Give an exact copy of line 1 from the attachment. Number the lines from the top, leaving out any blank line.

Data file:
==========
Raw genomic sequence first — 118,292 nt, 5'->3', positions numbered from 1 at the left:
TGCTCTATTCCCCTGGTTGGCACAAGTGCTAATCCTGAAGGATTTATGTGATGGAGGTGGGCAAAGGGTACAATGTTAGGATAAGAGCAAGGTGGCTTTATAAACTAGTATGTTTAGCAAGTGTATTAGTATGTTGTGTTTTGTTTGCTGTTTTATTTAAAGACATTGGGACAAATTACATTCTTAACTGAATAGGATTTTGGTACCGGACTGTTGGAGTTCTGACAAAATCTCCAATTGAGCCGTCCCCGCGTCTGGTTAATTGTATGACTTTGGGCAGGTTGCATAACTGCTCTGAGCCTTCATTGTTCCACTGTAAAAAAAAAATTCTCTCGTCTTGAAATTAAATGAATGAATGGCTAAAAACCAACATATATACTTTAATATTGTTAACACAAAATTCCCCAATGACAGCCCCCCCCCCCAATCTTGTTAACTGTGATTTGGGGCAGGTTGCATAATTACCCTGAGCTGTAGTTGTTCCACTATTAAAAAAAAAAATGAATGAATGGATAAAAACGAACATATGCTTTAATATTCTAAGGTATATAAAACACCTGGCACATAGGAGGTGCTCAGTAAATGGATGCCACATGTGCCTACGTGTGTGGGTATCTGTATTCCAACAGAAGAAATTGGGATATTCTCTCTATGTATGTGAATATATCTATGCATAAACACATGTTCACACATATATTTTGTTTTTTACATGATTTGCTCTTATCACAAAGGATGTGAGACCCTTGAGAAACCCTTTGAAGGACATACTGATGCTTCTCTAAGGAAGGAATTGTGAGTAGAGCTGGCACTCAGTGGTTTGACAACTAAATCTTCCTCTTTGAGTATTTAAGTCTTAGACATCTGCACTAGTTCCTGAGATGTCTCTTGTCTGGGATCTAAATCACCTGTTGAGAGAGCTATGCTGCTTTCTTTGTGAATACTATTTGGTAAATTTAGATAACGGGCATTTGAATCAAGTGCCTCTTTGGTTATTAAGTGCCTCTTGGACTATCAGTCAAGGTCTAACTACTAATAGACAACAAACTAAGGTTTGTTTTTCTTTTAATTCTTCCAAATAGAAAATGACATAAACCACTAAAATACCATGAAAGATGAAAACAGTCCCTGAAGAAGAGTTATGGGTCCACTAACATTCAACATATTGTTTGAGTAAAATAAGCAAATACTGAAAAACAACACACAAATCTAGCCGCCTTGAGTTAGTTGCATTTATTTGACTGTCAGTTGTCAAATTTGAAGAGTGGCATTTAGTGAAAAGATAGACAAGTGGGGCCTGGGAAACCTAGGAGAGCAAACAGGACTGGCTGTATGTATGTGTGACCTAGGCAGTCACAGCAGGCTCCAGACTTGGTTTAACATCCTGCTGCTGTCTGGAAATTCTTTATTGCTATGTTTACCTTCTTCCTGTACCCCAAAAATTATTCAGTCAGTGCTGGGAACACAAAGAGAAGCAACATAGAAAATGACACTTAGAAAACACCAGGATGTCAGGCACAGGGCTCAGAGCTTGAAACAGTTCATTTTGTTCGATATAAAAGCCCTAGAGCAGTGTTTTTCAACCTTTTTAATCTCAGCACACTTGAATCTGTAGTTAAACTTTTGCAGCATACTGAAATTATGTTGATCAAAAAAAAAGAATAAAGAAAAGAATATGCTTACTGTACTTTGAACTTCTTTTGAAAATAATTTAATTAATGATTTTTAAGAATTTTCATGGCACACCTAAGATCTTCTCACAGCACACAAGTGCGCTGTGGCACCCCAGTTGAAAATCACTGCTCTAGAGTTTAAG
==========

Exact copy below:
Raw genomic sequence first — 118,292 nt, 5'->3', positions numbered from 1 at the left: